Kenai Christmas Store raises thousands

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2019 opening day nets $8,000

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The Kenai Corps’ Christmas Store started out small in 2004 as a women’s ministry project with just a few shelves and tables. Now in its 15th year, it raises thousands of dollars in just one monthfrom the first Saturday in November to the first Saturday in December. Located in Kenai, Alaska, south of Anchorage, the corps is run by Envoys Craig and Jeannie Fanning.

Previously, the corps struggled with fundraisers that generated a few hundred dollars, Jeannie Fanning said, adding, “our store has been a great success, not only for our bottom line, but for our community.” 

The project soon grew to encompass an entire room in the corps’ thrift store, which operates independently. 

Although it’s only open for a month, the store is a year-round project. The women’s ministry group collects Christmas items all year long. In October, the women, along with other volunteers, start arranging the items.

“Every light string is tested individually and bagged with the plug hanging out so the buyer can test it,” Fanning said. “Every dish is cleaned. Nothing broken is put out.”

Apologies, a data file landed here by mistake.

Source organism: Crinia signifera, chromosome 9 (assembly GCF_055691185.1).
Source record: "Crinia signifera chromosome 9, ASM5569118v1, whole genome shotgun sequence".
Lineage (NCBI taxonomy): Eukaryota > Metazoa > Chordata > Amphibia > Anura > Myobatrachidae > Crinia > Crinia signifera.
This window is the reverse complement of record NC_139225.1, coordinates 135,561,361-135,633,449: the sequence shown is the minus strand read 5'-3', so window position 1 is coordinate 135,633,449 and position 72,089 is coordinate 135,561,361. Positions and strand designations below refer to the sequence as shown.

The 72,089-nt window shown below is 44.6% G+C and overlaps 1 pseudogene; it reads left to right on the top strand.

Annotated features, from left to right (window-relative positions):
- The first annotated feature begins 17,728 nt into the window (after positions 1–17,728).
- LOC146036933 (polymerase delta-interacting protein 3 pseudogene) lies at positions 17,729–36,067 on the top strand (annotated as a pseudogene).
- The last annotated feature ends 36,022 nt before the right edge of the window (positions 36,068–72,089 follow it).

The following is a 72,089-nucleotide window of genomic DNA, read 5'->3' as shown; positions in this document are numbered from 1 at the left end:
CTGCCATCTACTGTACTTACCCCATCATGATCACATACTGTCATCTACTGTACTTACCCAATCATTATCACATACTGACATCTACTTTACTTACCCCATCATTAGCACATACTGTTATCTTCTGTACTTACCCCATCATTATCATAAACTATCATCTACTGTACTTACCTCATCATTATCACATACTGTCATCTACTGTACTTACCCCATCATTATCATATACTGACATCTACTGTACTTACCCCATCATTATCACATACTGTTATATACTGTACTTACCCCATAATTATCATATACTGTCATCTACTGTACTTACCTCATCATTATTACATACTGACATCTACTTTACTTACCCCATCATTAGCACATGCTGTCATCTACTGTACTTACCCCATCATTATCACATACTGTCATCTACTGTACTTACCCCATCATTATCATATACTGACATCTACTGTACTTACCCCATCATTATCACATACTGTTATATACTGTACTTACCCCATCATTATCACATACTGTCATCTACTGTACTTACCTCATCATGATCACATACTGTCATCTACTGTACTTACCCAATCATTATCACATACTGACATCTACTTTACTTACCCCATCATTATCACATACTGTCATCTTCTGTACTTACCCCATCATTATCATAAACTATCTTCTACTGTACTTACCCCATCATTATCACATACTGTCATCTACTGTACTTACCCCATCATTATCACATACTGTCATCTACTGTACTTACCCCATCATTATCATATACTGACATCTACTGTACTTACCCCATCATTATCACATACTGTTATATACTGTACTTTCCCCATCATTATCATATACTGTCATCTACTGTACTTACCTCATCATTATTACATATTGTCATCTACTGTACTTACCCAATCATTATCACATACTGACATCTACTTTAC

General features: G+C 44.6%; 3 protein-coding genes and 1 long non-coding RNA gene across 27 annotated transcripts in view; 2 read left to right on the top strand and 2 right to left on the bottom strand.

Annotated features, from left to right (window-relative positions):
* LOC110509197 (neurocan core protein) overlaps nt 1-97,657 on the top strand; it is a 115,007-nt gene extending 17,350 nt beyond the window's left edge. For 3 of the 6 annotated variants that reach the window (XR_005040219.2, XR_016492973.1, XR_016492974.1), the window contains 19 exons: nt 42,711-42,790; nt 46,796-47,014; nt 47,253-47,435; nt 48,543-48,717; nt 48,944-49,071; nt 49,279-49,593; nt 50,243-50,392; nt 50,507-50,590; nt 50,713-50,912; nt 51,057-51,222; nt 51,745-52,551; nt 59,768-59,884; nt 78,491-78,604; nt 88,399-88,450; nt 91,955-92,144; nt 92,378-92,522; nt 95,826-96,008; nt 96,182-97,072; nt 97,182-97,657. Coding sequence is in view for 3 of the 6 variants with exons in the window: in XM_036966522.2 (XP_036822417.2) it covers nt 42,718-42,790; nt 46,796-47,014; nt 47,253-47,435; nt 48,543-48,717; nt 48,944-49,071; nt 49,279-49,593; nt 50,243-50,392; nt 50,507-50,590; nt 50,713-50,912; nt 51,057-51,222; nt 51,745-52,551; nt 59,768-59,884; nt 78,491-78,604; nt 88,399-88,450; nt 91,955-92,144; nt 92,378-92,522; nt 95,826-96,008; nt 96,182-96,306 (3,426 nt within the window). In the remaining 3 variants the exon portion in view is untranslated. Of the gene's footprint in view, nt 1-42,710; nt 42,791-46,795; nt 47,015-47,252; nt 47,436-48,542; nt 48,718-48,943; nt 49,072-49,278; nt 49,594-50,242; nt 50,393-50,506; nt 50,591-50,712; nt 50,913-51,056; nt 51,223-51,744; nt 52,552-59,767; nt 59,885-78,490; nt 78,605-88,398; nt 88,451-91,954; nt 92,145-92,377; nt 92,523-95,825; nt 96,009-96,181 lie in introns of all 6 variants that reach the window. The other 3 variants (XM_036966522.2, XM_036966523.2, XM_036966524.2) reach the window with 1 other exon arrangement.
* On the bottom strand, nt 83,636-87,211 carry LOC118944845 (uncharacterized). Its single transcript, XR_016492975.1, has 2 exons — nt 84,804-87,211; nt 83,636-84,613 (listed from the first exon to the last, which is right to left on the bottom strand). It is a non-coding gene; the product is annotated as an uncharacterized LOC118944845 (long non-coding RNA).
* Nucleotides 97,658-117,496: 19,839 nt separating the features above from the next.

The women’s ministry group keeps prices low on the Christmas Store items to generate sales. Fanning said words can’t really capture the Black Friday-like opening day experience—the 2019 opening day netted more than $8,000 in sales.

“The first day, there was a line waiting for over two hours for the doors to open. Some came from Anchorage, Homer, and Sewardall over 100 miles away,” said Home League member Debbie Canavan, who spearheads the annual project.

For the first few years, the women’s ministry kept the money made in the Christmas Store, choosing how to best use it. One year, the women in Kenai bought computers for five corps in Southeast, Alaska at the request of the Alaska Division. Fanning said the Kenai Women’s Ministry has used this fund to purchase new equipment for the Kenai Corps and supported divisional and territorial events, even sending delegates to Salvation Army congresses.

The fund is now large enough for the women to take a smaller cut of the net worth for women’s ministries’ projects, up to $15,000, and give the rest to the thrift store to offset its space and utility costs.

“The community loves this store and looks forward to its opening, and it makes more money and grows every year,” Fanning said. “This project takes a year of storing and saving, but it is so worth it, to the community and to the recipients of the ‘fruit.’ It also is a great way for our ladies to feel like they do make a difference in our corps and community.”

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